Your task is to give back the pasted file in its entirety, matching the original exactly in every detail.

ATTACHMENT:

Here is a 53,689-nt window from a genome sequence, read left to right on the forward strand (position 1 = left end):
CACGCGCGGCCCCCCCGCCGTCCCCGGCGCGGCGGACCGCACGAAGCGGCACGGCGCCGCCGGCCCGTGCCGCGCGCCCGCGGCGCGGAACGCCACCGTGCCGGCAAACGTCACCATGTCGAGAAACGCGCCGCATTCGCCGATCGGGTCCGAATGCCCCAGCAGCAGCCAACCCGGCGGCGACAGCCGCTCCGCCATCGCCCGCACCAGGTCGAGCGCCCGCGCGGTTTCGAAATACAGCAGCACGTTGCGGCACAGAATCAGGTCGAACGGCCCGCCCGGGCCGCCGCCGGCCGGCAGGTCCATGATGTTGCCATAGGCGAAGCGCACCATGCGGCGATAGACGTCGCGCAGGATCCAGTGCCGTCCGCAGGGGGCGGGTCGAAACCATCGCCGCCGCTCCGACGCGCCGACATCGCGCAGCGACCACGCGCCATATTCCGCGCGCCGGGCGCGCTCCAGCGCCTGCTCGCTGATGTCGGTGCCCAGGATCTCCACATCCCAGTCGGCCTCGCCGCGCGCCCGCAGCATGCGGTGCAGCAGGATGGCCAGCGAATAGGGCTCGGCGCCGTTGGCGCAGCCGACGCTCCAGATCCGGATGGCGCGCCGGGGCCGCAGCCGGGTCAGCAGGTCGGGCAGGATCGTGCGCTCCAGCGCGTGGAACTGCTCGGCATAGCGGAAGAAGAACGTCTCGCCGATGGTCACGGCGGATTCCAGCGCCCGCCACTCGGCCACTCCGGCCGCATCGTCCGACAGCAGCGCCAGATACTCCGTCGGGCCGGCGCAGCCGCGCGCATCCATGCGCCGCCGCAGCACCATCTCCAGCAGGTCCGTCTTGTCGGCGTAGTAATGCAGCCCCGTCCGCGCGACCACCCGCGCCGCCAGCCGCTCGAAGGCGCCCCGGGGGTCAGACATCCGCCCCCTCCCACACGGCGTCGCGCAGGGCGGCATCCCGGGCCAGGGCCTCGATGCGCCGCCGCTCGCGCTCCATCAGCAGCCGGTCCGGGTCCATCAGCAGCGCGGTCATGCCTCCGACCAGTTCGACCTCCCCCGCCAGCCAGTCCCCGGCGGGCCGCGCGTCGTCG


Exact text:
Here is a 53,689-nt window from a genome sequence, read left to right on the forward strand (position 1 = left end):
CACGCGCGGCCCCCCCGCCGTCCCCGGCGCGGCGGACCGCACGAAGCGGCACGGCGCCGCCGGCCCGTGCCGCGCGCCCGCGGCGCGGAACGCCACCGTGCCGGCAAACGTCACCATGTCGAGAAACGCGCCGCATTCGCCGATCGGGTCCGAATGCCCCAGCAGCAGCCAACCCGGCGGCGACAGCCGCTCCGCCATCGCCCGCACCAGGTCGAGCGCCCGCGCGGTTTCGAAATACAGCAGCACGTTGCGGCACAGAATCAGGTCGAACGGCCCGCCCGGGCCGCCGCCGGCCGGCAGGTCCATGATGTTGCCATAGGCGAAGCGCACCATGCGGCGATAGACGTCGCGCAGGATCCAGTGCCGTCCGCAGGGGGCGGGTCGAAACCATCGCCGCCGCTCCGACGCGCCGACATCGCGCAGCGACCACGCGCCATATTCCGCGCGCCGGGCGCGCTCCAGCGCCTGCTCGCTGATGTCGGTGCCCAGGATCTCCACATCCCAGTCGGCCTCGCCGCGCGCCCGCAGCATGCGGTGCAGCAGGATGGCCAGCGAATAGGGCTCGGCGCCGTTGGCGCAGCCGACGCTCCAGATCCGGATGGCGCGCCGGGGCCGCAGCCGGGTCAGCAGGTCGGGCAGGATCGTGCGCTCCAGCGCGTGGAACTGCTCGGCATAGCGGAAGAAGAACGTCTCGCCGATGGTCACGGCGGATTCCAGCGCCCGCCACTCGGCCACTCCGGCCGCATCGTCCGACAGCAGCGCCAGATACTCCGTCGGGCCGGCGCAGCCGCGCGCATCCATGCGCCGCCGCAGCACCATCTCCAGCAGGTCCGTCTTGTCGGCGTAGTAATGCAGCCCCGTCCGCGCGACCACCCGCGCCGCCAGCCGCTCGAAGGCGCCCCGGGGGTCAGACATCCGCCCCCTCCCACACGGCGTCGCGCAGGGCGGCATCCCGGGCCAGGGCCTCGATGCGCCGCCGCTCGCGCTCCATCAGCAGCCGGTCCGGGTCCATCAGCAGCGCGGTCATGCCTCCGACCAGTTCGACCTCCCCCGCCAGCCAGTCCCCGGCGGGCCGCGCGTCGTCG